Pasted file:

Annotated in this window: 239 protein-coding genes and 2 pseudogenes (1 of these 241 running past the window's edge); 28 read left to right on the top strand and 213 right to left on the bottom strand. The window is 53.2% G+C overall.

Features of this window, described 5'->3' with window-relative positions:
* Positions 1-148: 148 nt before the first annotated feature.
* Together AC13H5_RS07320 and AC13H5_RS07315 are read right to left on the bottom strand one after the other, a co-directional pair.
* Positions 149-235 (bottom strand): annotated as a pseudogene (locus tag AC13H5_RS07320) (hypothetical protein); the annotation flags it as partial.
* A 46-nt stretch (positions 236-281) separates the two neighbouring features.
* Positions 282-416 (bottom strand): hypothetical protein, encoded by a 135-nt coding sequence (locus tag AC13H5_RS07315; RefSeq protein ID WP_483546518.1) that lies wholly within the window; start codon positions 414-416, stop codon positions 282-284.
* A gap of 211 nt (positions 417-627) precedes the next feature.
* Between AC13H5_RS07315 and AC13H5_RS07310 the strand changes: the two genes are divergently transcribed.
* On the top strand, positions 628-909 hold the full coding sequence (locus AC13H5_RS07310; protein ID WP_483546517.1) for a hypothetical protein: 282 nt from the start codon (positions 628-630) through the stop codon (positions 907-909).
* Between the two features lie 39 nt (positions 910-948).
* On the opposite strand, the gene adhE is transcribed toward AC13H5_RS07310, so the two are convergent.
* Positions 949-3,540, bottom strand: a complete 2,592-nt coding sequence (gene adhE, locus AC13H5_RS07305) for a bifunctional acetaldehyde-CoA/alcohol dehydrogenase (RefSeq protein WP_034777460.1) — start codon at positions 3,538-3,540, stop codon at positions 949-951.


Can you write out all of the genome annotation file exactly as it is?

Annotated in this window: 239 protein-coding genes and 2 pseudogenes (1 of these 241 running past the window's edge); 28 read left to right on the top strand and 213 right to left on the bottom strand. The window is 53.2% G+C overall.

Features of this window, described 5'->3' with window-relative positions:
* Positions 1-148: 148 nt before the first annotated feature.
* Together AC13H5_RS07320 and AC13H5_RS07315 are read right to left on the bottom strand one after the other, a co-directional pair.
* Positions 149-235 (bottom strand): annotated as a pseudogene (locus tag AC13H5_RS07320) (hypothetical protein); the annotation flags it as partial.
* A 46-nt stretch (positions 236-281) separates the two neighbouring features.
* Positions 282-416 (bottom strand): hypothetical protein, encoded by a 135-nt coding sequence (locus tag AC13H5_RS07315; RefSeq protein ID WP_483546518.1) that lies wholly within the window; start codon positions 414-416, stop codon positions 282-284.
* A gap of 211 nt (positions 417-627) precedes the next feature.
* Between AC13H5_RS07315 and AC13H5_RS07310 the strand changes: the two genes are divergently transcribed.
* On the top strand, positions 628-909 hold the full coding sequence (locus AC13H5_RS07310; protein ID WP_483546517.1) for a hypothetical protein: 282 nt from the start codon (positions 628-630) through the stop codon (positions 907-909).
* Between the two features lie 39 nt (positions 910-948).
* On the opposite strand, the gene adhE is transcribed toward AC13H5_RS07310, so the two are convergent.
* Positions 949-3,540, bottom strand: a complete 2,592-nt coding sequence (gene adhE, locus AC13H5_RS07305) for a bifunctional acetaldehyde-CoA/alcohol dehydrogenase (RefSeq protein WP_034777460.1) — start codon at positions 3,538-3,540, stop codon at positions 949-951.